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Laura K. Morreale / Nicholas L. Paul (eds.): The French of Outremer. Communities and Communications in the Crusading Mediterranean (= Fordham Series in Medieval Studies), New York: Fordham University Press 2018, VIII + 296 S., 6 Farb-, 26 s/w-Abb., 3 Kt., ISBN 978-0-8232-7816-9, USD 60,00
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Rezension von:
Jessalynn Bird
Saint Mary's College, Notre Dame, IN
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Ralf L├╝tzelschwab
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Jessalynn Bird: Rezension von: Laura K. Morreale / Nicholas L. Paul (eds.): The French of Outremer. Communities and Communications in the Crusading Mediterranean, New York: Fordham University Press 2018, in: sehepunkte 19 (2019), Nr. 6 [15.06.2019], URL: http://www.sehepunkte.de
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Laura K. Morreale / Nicholas L. Paul (eds.): The French of Outremer

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Interdisciplinarity has long been the hallmark of medieval studies. However, by asking some hard questions, the editors and contributors of this volume have begun to bring into dialogue the often highly disparate fields of French language and literature studies and the history of the crusades and Latin (Frankish) culture in the Mediterranean region.

Did individuals' usage of Old French language imply a partial adoption of 'French' identity? Were French-users Outremer a colonialist clique who simply clung to, copied, and adapted imported western literary genres and linguistic developments? Or were eastern Francophones a 'fragmented assemblage' (3) who seized on the French language as a cultural meeting point, producing as well as consuming French literature and thereby shaping and ordering their identities and communities? The complicated pan-Mediterranean lineage of the Old French translations and continuations of William of Tyre's monumental history (and many other innovative works produced Outremer and consumed and adapted in Europe) would seem to support the second model.

As editors, Laura Morreale and Nicholas Paul rightly highlight several major thematic strands that unite otherwise diverse and wide-ranging essays. The unique climate of Outremer's heterogeneous linguistic, religious, and cultural worlds led to cross-fertilization, adaptation, and innovation in both spoken language and written forms. It also enabled the translation and/or re-situation of linguistic, religious, and literary forms from genre to genre, region to region. Language also served pragmatic functions: familial and communal commemoration and (re)interpretation of historical events, representation of power in the guise of coins, place names, histories of and proposals for the 'recovery' of the Holy Land and other regions. These processes accompanied and enabled the construction of a unique 'ultramarine' or 'poulain' identity (10) forged in constant negotiation with other Latin European communities. Interestingly, the volume also highlights the little-known role of the Italian peninsula as a producer and consumer of the French language, both at 'home' and in Italian-influenced regions overseas, including the Morea.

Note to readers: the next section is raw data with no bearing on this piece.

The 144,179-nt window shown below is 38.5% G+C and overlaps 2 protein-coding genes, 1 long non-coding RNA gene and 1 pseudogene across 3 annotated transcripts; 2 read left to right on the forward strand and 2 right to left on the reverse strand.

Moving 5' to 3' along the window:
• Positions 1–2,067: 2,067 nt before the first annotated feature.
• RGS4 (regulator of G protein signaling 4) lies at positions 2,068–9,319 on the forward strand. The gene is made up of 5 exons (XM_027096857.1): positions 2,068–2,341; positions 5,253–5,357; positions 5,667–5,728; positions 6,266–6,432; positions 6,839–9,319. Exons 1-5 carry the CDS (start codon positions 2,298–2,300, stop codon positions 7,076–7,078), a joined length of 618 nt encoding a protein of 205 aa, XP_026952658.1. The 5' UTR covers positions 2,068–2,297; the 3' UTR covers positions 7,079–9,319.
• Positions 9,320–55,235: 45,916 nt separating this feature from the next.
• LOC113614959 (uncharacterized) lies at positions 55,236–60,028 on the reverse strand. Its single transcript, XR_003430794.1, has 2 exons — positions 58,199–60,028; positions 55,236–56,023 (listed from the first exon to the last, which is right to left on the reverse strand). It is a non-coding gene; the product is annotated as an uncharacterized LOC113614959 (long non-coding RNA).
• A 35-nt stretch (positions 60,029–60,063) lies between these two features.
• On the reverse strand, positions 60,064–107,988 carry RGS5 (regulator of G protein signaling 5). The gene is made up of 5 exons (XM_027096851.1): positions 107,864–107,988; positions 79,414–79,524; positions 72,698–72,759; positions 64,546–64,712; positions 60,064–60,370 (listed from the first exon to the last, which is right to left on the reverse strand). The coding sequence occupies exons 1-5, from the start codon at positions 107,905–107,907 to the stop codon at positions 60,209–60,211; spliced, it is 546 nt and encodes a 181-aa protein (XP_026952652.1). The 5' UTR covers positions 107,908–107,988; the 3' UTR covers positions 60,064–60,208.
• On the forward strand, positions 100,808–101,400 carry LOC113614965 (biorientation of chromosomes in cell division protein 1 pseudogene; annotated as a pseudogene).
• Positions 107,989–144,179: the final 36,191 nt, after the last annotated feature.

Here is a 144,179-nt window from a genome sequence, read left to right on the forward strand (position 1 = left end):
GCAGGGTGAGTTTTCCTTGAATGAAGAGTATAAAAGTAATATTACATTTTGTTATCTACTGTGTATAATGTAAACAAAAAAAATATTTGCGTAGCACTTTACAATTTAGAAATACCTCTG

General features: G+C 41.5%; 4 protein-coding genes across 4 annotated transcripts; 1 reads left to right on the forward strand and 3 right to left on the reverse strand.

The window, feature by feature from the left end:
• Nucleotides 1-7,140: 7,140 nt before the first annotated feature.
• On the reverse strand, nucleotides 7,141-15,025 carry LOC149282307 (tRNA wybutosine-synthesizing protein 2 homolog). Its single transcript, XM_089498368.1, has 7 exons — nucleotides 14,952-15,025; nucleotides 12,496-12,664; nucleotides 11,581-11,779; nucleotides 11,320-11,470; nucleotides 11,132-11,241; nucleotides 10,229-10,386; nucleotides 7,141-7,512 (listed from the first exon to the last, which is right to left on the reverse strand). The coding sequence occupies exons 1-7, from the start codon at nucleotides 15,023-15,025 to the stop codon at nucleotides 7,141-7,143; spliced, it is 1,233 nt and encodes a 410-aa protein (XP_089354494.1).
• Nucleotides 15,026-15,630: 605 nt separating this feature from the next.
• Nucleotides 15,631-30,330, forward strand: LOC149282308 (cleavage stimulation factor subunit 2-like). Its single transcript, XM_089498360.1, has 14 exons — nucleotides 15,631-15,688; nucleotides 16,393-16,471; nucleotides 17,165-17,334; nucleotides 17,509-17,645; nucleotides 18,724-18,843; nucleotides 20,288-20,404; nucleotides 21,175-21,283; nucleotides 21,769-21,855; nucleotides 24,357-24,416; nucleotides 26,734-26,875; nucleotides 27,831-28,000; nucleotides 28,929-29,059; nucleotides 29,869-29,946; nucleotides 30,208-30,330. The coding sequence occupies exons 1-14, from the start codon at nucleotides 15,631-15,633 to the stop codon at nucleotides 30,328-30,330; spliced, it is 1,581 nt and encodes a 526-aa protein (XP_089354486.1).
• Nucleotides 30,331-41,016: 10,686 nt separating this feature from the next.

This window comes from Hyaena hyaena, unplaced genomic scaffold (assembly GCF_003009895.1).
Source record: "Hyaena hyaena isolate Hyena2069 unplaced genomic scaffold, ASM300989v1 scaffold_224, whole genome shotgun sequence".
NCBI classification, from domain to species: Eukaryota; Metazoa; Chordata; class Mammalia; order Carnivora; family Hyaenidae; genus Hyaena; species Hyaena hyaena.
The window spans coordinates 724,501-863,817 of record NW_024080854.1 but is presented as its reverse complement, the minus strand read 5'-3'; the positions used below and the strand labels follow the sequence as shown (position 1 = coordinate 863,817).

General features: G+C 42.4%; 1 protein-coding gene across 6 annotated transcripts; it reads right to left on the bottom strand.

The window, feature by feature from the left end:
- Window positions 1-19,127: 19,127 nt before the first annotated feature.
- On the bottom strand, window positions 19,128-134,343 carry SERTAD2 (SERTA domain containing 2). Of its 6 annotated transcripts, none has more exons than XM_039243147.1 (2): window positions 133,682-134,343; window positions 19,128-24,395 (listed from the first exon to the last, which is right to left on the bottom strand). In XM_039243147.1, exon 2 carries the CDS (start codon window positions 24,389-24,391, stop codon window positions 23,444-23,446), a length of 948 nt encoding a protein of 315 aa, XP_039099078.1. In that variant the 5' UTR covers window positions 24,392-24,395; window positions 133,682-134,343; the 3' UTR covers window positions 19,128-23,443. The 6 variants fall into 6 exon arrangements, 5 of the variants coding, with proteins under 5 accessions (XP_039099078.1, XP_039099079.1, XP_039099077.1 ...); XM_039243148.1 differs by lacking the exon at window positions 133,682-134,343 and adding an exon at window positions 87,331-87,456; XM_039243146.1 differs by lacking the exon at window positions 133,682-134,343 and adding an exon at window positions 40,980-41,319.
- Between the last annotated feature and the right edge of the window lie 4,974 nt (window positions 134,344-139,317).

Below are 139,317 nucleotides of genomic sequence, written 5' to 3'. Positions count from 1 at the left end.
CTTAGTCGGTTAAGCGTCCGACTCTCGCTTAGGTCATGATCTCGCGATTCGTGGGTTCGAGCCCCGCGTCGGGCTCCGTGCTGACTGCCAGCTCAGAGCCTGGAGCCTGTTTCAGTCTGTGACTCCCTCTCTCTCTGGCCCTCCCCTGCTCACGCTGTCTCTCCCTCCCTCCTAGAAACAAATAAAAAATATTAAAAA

The traditional Old French textual canon excluded texts produced Outremer, although this has changed recently with the publication of reliable editions of key texts and painstaking research on the cultural history of Outremer. However, Laura Minervi notes that historians have only begun to evaluate the usage of French by non-elites, how a lingua franca may have facilitated acculturation between indigenous groups and newer arrivals, and the distinctive characteristics of Outremer French. For example, Alan Stahl's article on the Outremer denier illustrates that even while some early crusaders modelled some of their coinage on French deniers they brought with them, others adopted features of the Byzantine and Islamic coins they encountered Outremer, adapting and commingling European and eastern symbols of authority.

Similarly, Italian scribes adopted French forms common overseas and proved crucial agents for these forms' dissemination, although Italians also hybridized Outremer French forms with other usages they encountered in Occitan and western French manuscripts. As Fabio Zinelli notes, the choice of language could be highly politicized. The Venetian Martin da Canal deliberately utilized Outremer French to resist the intrusion of the western French Charles I of Anjou by rhetorically staking out Venice's political and economic claims in the Italian mainland, in the Latin East, and in the Adriatic and Near East.

Historians have long been frustrated by the complicated production and transmission of Old French translations and continuations of William of Tyre (known as Eracles, Ernoul-Bernard, and the Rothelin continuation) some of which were translated and/or compiled in northern France yet cross-pollinated with copies and continuations circulating Outremer. Produced in northern France circa 1225, Ernoul-Bernard represents one of the earliest surviving examples of French vernacular prose history (53). Philip Handyside and Peter Edbury conclude that the Old French translation of William of Tyre known as Estoire d'Eracles was probably produced near Paris during the Fifth Crusade (circa 1219-1223), yet its creator included material on Outremer he considered necessary for western pilgrims and/or crusaders. Further adaptations were created Outremer and influenced (and were influenced by) 'western' versions of Eracles.